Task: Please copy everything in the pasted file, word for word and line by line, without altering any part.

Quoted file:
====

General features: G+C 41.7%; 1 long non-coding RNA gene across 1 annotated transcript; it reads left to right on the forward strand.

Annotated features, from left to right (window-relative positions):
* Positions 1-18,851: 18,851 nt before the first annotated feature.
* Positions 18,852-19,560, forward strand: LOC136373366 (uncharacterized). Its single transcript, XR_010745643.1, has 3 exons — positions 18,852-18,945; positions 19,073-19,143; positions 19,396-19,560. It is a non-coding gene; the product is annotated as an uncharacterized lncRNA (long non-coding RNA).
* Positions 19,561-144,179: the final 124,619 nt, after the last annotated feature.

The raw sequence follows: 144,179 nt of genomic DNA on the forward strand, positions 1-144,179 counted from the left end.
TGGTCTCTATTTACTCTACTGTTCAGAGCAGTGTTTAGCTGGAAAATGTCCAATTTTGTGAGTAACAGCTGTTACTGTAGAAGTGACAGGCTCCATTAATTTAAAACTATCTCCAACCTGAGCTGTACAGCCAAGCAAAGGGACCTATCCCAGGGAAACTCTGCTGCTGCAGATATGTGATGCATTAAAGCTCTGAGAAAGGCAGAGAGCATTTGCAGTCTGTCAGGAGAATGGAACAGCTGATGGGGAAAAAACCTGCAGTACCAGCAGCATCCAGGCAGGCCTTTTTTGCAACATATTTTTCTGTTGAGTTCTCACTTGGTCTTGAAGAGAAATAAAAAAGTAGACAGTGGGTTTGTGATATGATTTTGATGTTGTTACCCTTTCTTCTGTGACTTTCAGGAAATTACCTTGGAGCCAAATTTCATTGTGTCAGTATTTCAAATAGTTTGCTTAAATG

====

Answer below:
General features: G+C 41.7%; 1 long non-coding RNA gene across 1 annotated transcript; it reads left to right on the forward strand.

Annotated features, from left to right (window-relative positions):
* Positions 1-18,851: 18,851 nt before the first annotated feature.
* Positions 18,852-19,560, forward strand: LOC136373366 (uncharacterized). Its single transcript, XR_010745643.1, has 3 exons — positions 18,852-18,945; positions 19,073-19,143; positions 19,396-19,560. It is a non-coding gene; the product is annotated as an uncharacterized lncRNA (long non-coding RNA).
* Positions 19,561-144,179: the final 124,619 nt, after the last annotated feature.

The raw sequence follows: 144,179 nt of genomic DNA on the forward strand, positions 1-144,179 counted from the left end.
TGGTCTCTATTTACTCTACTGTTCAGAGCAGTGTTTAGCTGGAAAATGTCCAATTTTGTGAGTAACAGCTGTTACTGTAGAAGTGACAGGCTCCATTAATTTAAAACTATCTCCAACCTGAGCTGTACAGCCAAGCAAAGGGACCTATCCCAGGGAAACTCTGCTGCTGCAGATATGTGATGCATTAAAGCTCTGAGAAAGGCAGAGAGCATTTGCAGTCTGTCAGGAGAATGGAACAGCTGATGGGGAAAAAACCTGCAGTACCAGCAGCATCCAGGCAGGCCTTTTTTGCAACATATTTTTCTGTTGAGTTCTCACTTGGTCTTGAAGAGAAATAAAAAAGTAGACAGTGGGTTTGTGATATGATTTTGATGTTGTTACCCTTTCTTCTGTGACTTTCAGGAAATTACCTTGGAGCCAAATTTCATTGTGTCAGTATTTCAAATAGTTTGCTTAAATG